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US Study: New Coronavirus Strain Spreading Faster

A researcher tests a patient's blood for COVID-19 at a private laboratory in Rome, May 5, 2020.
A researcher tests a patient's blood for COVID-19 at a private laboratory in Rome, May 5, 2020.

A new study led by the U.S. government has found that a new strain of the novel coronavirus that is prevailing worldwide is spreading faster than earlier versions.

The study led by scientists at Los Alamos National Laboratory said the new strain, a mutated form of the original coronavirus, was detected three months ago in Europe. It traveled quickly to eastern U.S. states before becoming the world’s most dominant strain since mid-March.

The scientists who wrote the report said their findings have prompted an “urgent need for an early warning” to vaccine and drug developers to produce solutions that will be effective against the new strain.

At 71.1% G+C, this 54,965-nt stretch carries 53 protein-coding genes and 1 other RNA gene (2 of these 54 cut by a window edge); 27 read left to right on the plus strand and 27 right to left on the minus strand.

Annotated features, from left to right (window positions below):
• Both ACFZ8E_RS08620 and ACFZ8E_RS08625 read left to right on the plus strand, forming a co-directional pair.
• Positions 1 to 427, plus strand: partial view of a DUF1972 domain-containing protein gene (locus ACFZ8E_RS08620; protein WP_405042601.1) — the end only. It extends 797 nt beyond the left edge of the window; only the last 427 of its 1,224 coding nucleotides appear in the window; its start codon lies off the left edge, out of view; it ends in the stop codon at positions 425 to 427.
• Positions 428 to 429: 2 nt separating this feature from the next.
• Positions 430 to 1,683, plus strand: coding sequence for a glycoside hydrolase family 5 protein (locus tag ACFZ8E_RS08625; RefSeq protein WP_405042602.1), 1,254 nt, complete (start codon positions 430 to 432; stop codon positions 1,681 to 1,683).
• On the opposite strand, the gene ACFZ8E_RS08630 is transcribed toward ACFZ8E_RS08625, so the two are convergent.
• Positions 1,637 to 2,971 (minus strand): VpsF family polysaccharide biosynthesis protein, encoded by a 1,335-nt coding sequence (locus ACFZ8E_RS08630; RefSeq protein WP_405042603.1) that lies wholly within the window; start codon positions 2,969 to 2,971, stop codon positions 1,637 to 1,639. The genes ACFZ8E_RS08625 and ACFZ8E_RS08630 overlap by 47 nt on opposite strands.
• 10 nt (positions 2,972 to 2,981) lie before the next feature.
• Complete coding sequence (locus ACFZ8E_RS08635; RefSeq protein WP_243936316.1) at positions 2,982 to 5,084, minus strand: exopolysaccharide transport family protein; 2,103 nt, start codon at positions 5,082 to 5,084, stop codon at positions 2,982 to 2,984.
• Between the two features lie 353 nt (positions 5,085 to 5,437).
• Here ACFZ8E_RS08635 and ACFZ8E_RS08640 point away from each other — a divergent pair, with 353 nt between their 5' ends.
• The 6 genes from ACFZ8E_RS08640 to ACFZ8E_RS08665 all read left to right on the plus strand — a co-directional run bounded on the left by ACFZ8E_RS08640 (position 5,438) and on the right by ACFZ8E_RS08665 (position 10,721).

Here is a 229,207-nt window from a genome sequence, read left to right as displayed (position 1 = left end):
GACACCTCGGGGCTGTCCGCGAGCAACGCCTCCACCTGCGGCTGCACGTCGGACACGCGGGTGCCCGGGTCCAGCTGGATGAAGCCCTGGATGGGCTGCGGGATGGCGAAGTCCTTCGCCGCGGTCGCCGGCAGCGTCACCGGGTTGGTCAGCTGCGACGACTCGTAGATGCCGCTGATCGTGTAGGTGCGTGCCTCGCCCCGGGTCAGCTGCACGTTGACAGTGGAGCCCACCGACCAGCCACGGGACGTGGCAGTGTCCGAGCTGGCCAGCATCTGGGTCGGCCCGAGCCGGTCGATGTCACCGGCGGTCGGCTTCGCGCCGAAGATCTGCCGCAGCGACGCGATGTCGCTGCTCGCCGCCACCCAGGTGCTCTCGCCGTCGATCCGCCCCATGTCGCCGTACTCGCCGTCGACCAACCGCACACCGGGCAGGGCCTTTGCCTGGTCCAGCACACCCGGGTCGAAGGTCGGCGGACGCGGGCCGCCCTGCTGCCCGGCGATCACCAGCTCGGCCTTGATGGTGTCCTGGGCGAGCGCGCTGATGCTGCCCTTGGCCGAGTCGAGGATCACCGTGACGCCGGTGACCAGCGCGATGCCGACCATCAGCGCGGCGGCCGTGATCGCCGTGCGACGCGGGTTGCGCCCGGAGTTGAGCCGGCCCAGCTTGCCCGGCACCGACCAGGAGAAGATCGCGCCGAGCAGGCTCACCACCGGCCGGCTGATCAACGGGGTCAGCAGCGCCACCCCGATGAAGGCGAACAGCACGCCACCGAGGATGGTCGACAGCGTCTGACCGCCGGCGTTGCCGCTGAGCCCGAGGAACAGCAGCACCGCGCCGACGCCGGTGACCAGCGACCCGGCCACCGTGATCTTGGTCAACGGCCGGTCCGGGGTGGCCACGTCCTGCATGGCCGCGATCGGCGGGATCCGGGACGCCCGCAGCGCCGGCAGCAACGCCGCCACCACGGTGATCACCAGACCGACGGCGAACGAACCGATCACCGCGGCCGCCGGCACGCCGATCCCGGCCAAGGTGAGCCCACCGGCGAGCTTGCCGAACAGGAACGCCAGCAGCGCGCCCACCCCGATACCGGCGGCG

The new strain has rapidly infected many more people than the earlier iterations that spread beyond the city of Wuhan, China, the report said. Within weeks, it was the only strain in countries affected by the coronavirus.

The study found the new strain to be more infectious, although the reasons have yet to be determined. The new version does not appear to be more lethal than the original, though people with the mutated strain seem to have higher viral loads.

The study warns if the pandemic does not diminish as the weather gets warmer, the virus could continue to mutate as work continues to develop vaccines and other medical treatments.

The study’s authors said the effectiveness of new medical treatments could be limited if the global scientific community does not get ahead of the risk posed by the new strain.

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Some experts are skeptical, however, of the findings in the study, conducted in collaboration with researchers at Duke University in the U.S. state of North Carolina and the University of Sheffield in Britain.

The consensus among scientists is that coronavirus mutations are not surprising, and that its various strains remain functionally identical. Moreover, there is no scientific consensus that any of the mutations have altered its ability to spread or its lethality.

The scientific community now must conduct an intense evaluation of the study to determine the accuracy of its findings.

Los Alamos National Laboratory, based in the southwestern U.S. state of New Mexico, is part of the U.S. Energy Department.